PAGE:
Can We Really Call Disney's Lion King Remake 'Live-Action'?

The teaser trailer broke records, but it also broke a few brains. Here's how they did it.

It has now become Disney's most-viewed trailer debut, smashing more than 220 million views in just 24 hours.

The quick teaser featured recreations of some of the iconic opening shots from the animated feature, but many people had some very curious reactions -- mostly because they had heard it was a "live-action" remake.

There were a few sides -- those that thought "live-action" meant the actors would be wearing lion outfits like the film was your office's zoo themed Christmas party, and those that thought it meant the film would feature actual animals.

READ MORE: First Look At Disney's Live-Action Remake Of 'The Lion King' Released

READ MORE: Watch The First Teaser Of The Live-Action Aladdin Movie

The film has been referred to as "live-action" because of the fact that -- unlike the original -- it's not a drawn cartoon. What it actually does is employ a technique that the film's director calls a "virtual production".

It's a technique Favreau also used in the live-action remake of The Jungle Book, the only difference is that Jungle Book actually featured human actors where Lion King won't.

Working with visual-effects supervisor Robert Legato, Favreau's team of visual artists were able to perfect talking animals, giving them the hyper-realism of actual animals -- then bringing in facial features and qualities of the humans that provide their voices.

"We had to approach it from the perspective of ‘If the animals did talk, they would talk this way," Legato told Digital Trends, "They would move their throats in a particular way, and they would breathe in a particular way, [and] they would have to take breaths between lines, and all of those various things. That was our leap of faith."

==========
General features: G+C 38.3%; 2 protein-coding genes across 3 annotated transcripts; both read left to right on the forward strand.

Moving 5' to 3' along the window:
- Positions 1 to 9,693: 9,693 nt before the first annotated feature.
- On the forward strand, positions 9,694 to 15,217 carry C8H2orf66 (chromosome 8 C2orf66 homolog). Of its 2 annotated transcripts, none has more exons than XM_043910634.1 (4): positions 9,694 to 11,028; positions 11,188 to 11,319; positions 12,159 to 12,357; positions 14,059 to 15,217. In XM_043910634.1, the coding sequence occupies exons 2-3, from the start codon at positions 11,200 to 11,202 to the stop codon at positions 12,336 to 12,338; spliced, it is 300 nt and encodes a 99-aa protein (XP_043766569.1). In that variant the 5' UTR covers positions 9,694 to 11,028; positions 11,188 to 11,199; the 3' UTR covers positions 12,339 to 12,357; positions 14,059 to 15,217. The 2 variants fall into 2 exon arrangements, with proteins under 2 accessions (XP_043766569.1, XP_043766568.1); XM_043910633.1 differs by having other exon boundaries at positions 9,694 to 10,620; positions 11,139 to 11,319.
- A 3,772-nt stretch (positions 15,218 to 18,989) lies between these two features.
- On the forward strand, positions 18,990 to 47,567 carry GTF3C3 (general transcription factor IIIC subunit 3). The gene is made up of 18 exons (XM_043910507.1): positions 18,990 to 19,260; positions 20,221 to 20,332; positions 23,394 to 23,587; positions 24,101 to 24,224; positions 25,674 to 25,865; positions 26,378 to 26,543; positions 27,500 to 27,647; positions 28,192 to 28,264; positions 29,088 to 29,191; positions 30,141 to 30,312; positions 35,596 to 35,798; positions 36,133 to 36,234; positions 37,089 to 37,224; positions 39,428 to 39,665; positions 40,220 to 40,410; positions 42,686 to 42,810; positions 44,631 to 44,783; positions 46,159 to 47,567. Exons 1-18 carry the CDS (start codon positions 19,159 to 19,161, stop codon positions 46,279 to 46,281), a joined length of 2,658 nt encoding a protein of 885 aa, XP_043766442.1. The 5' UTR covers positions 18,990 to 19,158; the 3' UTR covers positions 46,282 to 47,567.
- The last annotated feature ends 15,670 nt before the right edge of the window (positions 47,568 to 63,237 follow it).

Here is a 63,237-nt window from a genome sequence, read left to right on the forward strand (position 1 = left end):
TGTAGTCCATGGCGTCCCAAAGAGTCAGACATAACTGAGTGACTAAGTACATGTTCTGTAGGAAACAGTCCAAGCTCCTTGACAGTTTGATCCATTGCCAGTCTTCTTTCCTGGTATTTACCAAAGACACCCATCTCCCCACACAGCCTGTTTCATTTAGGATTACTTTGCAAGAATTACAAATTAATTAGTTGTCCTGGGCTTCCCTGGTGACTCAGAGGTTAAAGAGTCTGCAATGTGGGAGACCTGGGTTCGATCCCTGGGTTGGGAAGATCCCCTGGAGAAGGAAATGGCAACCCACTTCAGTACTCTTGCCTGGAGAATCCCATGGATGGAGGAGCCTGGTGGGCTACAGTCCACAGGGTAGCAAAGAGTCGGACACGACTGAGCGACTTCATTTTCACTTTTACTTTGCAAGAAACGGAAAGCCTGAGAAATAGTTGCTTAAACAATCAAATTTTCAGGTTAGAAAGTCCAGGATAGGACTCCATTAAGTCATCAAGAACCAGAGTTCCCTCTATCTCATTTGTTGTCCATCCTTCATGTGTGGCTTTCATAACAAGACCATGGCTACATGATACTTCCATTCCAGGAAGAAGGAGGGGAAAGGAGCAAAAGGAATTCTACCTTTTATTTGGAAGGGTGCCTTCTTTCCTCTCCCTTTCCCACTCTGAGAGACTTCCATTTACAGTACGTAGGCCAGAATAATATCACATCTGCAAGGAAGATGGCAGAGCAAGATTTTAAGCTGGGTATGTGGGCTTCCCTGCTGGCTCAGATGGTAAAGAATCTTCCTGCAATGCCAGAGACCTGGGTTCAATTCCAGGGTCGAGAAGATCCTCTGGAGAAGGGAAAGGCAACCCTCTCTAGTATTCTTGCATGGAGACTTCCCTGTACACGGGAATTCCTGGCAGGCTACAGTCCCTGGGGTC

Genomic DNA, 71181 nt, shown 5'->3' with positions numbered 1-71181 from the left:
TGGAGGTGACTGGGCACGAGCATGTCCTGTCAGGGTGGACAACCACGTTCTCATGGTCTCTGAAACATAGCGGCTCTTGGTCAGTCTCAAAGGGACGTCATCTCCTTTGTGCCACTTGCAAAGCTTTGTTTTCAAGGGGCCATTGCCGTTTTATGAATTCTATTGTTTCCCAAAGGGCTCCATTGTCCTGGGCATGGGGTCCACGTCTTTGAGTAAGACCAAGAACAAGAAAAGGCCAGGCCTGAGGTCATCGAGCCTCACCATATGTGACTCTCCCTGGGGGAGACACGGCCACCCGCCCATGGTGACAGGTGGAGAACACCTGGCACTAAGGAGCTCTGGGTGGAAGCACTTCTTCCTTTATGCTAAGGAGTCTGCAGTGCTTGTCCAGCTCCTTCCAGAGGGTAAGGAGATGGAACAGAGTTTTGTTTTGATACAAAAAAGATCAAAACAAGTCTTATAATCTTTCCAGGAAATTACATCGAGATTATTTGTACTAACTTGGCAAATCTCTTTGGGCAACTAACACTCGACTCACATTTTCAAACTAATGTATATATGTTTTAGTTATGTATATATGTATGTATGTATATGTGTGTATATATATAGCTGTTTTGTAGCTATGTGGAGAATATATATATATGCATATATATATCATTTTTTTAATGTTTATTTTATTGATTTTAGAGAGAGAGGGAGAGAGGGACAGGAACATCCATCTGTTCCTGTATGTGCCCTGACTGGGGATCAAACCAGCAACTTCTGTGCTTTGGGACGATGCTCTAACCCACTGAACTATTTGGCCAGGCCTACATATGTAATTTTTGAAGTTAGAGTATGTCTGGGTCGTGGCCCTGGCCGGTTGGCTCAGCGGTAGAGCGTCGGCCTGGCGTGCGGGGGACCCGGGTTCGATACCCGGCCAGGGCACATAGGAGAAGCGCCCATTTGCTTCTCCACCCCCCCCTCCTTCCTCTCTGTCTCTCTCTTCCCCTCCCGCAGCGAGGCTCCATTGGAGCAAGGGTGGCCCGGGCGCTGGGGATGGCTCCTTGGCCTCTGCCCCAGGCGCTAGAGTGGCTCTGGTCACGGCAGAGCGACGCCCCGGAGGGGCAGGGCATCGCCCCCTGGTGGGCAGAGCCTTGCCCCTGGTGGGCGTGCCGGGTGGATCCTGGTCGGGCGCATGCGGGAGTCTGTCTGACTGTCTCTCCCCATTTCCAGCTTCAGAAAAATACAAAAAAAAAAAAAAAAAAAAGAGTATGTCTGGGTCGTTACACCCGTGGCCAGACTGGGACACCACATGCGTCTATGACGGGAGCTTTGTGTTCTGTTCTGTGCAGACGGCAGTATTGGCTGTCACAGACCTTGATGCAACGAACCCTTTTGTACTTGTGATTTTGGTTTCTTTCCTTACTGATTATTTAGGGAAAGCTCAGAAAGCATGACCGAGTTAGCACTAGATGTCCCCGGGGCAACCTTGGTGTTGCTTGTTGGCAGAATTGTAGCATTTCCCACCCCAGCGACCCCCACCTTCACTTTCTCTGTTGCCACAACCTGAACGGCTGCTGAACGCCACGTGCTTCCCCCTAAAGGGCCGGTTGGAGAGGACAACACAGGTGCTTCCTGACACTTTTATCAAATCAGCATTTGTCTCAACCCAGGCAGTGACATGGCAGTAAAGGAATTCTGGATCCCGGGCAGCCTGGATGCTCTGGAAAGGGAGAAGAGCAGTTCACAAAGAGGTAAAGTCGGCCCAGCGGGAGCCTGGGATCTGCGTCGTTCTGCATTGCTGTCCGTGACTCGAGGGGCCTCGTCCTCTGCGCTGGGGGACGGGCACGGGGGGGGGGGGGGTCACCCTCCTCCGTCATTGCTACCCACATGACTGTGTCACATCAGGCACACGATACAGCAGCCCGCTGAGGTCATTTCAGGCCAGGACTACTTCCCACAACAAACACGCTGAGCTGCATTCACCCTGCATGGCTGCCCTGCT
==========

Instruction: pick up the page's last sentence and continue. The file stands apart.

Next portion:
While the voice cast's characteristics influenced how the animals were created, it isn't enough of a presence to really call the film a "live-action" remake, so it's no wonder fans were confused.

This distinction is mostly semantics -- except when it comes to classifying the film for award nominations. While it is ruffling a lot of digitally created feathers online with folks lashing out any time people accidentally refer to the film as live-action (probably a knock-on effect from all of Disney's prior reboots featuring some live action presence at least).

But as some pointed out, the film will almost certainly be classified by the likes of the Academy Awards as an animated feature -- despite it using live-action production techniques.

We're still gonna cry our face off during the super realistic stampede scene that's for sure.

Disney's Lion King remake is scheduled to open in cinemas in July 2019.

Featured image: Walt Disney Pictures.